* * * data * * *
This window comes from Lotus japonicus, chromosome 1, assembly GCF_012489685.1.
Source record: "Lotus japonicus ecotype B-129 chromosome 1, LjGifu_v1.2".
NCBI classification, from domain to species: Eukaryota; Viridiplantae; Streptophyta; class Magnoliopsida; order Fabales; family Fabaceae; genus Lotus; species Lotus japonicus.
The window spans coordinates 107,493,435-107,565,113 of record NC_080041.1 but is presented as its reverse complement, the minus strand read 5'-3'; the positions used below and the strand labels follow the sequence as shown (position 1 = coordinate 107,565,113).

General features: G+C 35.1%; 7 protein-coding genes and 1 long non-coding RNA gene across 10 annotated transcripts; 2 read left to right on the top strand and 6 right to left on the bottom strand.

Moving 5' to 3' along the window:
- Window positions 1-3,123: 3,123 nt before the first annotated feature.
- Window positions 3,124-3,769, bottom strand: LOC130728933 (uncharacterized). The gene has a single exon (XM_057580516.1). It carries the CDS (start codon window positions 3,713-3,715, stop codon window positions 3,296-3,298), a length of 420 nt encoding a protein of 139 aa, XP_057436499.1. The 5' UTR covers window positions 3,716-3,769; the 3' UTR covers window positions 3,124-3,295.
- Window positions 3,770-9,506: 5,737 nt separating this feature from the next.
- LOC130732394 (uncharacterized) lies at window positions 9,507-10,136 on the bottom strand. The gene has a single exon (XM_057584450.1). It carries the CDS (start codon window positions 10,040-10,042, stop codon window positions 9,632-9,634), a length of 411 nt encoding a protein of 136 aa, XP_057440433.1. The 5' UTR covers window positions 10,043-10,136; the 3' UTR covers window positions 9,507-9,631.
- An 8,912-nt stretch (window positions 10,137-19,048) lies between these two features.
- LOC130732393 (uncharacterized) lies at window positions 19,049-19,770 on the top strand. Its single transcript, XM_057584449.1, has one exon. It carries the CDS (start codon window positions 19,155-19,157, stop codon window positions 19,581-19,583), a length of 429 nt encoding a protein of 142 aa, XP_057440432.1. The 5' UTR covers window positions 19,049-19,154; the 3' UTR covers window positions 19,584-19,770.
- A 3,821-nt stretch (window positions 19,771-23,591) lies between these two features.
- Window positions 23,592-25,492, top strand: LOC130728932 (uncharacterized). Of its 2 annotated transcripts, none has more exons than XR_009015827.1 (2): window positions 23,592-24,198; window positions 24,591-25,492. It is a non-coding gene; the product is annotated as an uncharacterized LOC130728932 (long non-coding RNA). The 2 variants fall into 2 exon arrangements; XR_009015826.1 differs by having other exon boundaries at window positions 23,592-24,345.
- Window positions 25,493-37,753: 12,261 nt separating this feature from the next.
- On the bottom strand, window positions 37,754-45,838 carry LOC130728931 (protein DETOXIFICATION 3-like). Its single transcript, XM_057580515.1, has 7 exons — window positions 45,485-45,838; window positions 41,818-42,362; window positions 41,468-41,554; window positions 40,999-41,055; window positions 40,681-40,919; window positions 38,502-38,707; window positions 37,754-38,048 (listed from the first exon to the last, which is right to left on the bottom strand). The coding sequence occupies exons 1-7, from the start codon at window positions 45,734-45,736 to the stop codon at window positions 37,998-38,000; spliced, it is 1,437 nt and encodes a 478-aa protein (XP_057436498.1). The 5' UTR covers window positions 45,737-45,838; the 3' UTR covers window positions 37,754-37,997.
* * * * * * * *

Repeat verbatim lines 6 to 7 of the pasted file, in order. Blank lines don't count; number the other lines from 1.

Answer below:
Moving 5' to 3' along the window:
- Window positions 1-3,123: 3,123 nt before the first annotated feature.